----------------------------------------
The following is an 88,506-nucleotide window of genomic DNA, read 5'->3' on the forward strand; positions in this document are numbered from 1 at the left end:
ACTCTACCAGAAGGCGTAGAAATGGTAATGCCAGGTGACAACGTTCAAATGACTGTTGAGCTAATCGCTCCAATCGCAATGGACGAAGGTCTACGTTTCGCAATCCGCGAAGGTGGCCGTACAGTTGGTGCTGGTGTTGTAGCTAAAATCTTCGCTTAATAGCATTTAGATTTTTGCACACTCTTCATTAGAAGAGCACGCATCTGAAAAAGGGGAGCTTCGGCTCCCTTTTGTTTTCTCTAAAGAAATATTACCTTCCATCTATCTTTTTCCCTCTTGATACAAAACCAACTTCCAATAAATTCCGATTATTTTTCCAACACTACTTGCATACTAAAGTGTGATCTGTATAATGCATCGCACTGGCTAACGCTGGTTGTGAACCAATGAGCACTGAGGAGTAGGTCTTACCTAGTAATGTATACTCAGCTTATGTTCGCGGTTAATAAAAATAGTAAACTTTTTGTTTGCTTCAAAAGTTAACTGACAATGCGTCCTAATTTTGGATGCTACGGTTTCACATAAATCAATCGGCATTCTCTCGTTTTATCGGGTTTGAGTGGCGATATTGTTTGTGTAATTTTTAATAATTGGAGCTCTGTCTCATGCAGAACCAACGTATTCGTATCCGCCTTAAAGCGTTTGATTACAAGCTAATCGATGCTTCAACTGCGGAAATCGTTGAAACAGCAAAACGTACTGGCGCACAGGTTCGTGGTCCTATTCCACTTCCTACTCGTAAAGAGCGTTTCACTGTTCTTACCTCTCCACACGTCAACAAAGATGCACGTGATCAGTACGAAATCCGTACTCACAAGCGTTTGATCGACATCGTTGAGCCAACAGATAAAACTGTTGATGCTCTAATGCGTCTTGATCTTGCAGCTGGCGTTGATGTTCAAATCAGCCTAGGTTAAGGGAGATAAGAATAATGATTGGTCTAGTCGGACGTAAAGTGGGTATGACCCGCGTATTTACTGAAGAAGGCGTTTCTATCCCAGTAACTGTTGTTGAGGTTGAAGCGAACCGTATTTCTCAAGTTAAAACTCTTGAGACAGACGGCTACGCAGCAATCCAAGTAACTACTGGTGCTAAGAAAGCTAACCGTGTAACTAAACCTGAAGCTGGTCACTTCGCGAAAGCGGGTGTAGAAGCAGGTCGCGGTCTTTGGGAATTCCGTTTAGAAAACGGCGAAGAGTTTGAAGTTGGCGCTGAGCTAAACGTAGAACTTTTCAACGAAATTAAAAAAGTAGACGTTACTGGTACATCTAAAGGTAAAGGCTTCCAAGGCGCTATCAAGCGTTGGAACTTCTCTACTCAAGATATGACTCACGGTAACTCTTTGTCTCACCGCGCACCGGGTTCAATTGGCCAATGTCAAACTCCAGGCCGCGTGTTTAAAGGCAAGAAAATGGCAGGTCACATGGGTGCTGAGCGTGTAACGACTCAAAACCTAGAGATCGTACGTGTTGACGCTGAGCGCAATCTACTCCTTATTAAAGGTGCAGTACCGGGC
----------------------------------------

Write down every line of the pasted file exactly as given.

The following is an 88,506-nucleotide window of genomic DNA, read 5'->3' on the forward strand; positions in this document are numbered from 1 at the left end:
ACTCTACCAGAAGGCGTAGAAATGGTAATGCCAGGTGACAACGTTCAAATGACTGTTGAGCTAATCGCTCCAATCGCAATGGACGAAGGTCTACGTTTCGCAATCCGCGAAGGTGGCCGTACAGTTGGTGCTGGTGTTGTAGCTAAAATCTTCGCTTAATAGCATTTAGATTTTTGCACACTCTTCATTAGAAGAGCACGCATCTGAAAAAGGGGAGCTTCGGCTCCCTTTTGTTTTCTCTAAAGAAATATTACCTTCCATCTATCTTTTTCCCTCTTGATACAAAACCAACTTCCAATAAATTCCGATTATTTTTCCAACACTACTTGCATACTAAAGTGTGATCTGTATAATGCATCGCACTGGCTAACGCTGGTTGTGAACCAATGAGCACTGAGGAGTAGGTCTTACCTAGTAATGTATACTCAGCTTATGTTCGCGGTTAATAAAAATAGTAAACTTTTTGTTTGCTTCAAAAGTTAACTGACAATGCGTCCTAATTTTGGATGCTACGGTTTCACATAAATCAATCGGCATTCTCTCGTTTTATCGGGTTTGAGTGGCGATATTGTTTGTGTAATTTTTAATAATTGGAGCTCTGTCTCATGCAGAACCAACGTATTCGTATCCGCCTTAAAGCGTTTGATTACAAGCTAATCGATGCTTCAACTGCGGAAATCGTTGAAACAGCAAAACGTACTGGCGCACAGGTTCGTGGTCCTATTCCACTTCCTACTCGTAAAGAGCGTTTCACTGTTCTTACCTCTCCACACGTCAACAAAGATGCACGTGATCAGTACGAAATCCGTACTCACAAGCGTTTGATCGACATCGTTGAGCCAACAGATAAAACTGTTGATGCTCTAATGCGTCTTGATCTTGCAGCTGGCGTTGATGTTCAAATCAGCCTAGGTTAAGGGAGATAAGAATAATGATTGGTCTAGTCGGACGTAAAGTGGGTATGACCCGCGTATTTACTGAAGAAGGCGTTTCTATCCCAGTAACTGTTGTTGAGGTTGAAGCGAACCGTATTTCTCAAGTTAAAACTCTTGAGACAGACGGCTACGCAGCAATCCAAGTAACTACTGGTGCTAAGAAAGCTAACCGTGTAACTAAACCTGAAGCTGGTCACTTCGCGAAAGCGGGTGTAGAAGCAGGTCGCGGTCTTTGGGAATTCCGTTTAGAAAACGGCGAAGAGTTTGAAGTTGGCGCTGAGCTAAACGTAGAACTTTTCAACGAAATTAAAAAAGTAGACGTTACTGGTACATCTAAAGGTAAAGGCTTCCAAGGCGCTATCAAGCGTTGGAACTTCTCTACTCAAGATATGACTCACGGTAACTCTTTGTCTCACCGCGCACCGGGTTCAATTGGCCAATGTCAAACTCCAGGCCGCGTGTTTAAAGGCAAGAAAATGGCAGGTCACATGGGTGCTGAGCGTGTAACGACTCAAAACCTAGAGATCGTACGTGTTGACGCTGAGCGCAATCTACTCCTTATTAAAGGTGCAGTACCGGGC